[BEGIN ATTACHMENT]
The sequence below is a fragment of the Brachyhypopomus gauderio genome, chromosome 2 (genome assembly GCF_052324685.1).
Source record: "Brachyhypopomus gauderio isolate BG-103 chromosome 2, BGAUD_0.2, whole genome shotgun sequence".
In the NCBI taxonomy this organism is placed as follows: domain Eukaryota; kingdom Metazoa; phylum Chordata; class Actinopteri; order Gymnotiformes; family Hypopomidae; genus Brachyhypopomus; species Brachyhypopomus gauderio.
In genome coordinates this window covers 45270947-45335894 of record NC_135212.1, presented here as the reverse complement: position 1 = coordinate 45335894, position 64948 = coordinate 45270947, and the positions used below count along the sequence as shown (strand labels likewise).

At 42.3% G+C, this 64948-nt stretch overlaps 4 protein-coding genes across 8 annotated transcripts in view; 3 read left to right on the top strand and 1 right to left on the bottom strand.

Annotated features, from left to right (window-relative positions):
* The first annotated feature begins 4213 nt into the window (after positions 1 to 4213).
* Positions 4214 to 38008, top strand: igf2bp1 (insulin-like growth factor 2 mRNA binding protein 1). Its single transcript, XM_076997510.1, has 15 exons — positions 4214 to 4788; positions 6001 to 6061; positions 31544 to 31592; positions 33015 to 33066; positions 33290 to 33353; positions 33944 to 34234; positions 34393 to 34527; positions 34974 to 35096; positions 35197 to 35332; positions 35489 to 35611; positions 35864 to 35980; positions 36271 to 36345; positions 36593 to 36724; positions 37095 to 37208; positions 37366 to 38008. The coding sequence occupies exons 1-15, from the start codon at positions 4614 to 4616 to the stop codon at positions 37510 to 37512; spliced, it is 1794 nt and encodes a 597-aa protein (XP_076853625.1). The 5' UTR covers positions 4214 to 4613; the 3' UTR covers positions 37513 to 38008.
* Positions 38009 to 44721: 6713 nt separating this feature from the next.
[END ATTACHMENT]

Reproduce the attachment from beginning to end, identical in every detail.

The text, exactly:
The sequence below is a fragment of the Brachyhypopomus gauderio genome, chromosome 2 (genome assembly GCF_052324685.1).
Source record: "Brachyhypopomus gauderio isolate BG-103 chromosome 2, BGAUD_0.2, whole genome shotgun sequence".
In the NCBI taxonomy this organism is placed as follows: domain Eukaryota; kingdom Metazoa; phylum Chordata; class Actinopteri; order Gymnotiformes; family Hypopomidae; genus Brachyhypopomus; species Brachyhypopomus gauderio.
In genome coordinates this window covers 45270947-45335894 of record NC_135212.1, presented here as the reverse complement: position 1 = coordinate 45335894, position 64948 = coordinate 45270947, and the positions used below count along the sequence as shown (strand labels likewise).

At 42.3% G+C, this 64948-nt stretch overlaps 4 protein-coding genes across 8 annotated transcripts in view; 3 read left to right on the top strand and 1 right to left on the bottom strand.

Annotated features, from left to right (window-relative positions):
* The first annotated feature begins 4213 nt into the window (after positions 1 to 4213).
* Positions 4214 to 38008, top strand: igf2bp1 (insulin-like growth factor 2 mRNA binding protein 1). Its single transcript, XM_076997510.1, has 15 exons — positions 4214 to 4788; positions 6001 to 6061; positions 31544 to 31592; positions 33015 to 33066; positions 33290 to 33353; positions 33944 to 34234; positions 34393 to 34527; positions 34974 to 35096; positions 35197 to 35332; positions 35489 to 35611; positions 35864 to 35980; positions 36271 to 36345; positions 36593 to 36724; positions 37095 to 37208; positions 37366 to 38008. The coding sequence occupies exons 1-15, from the start codon at positions 4614 to 4616 to the stop codon at positions 37510 to 37512; spliced, it is 1794 nt and encodes a 597-aa protein (XP_076853625.1). The 5' UTR covers positions 4214 to 4613; the 3' UTR covers positions 37513 to 38008.
* Positions 38009 to 44721: 6713 nt separating this feature from the next.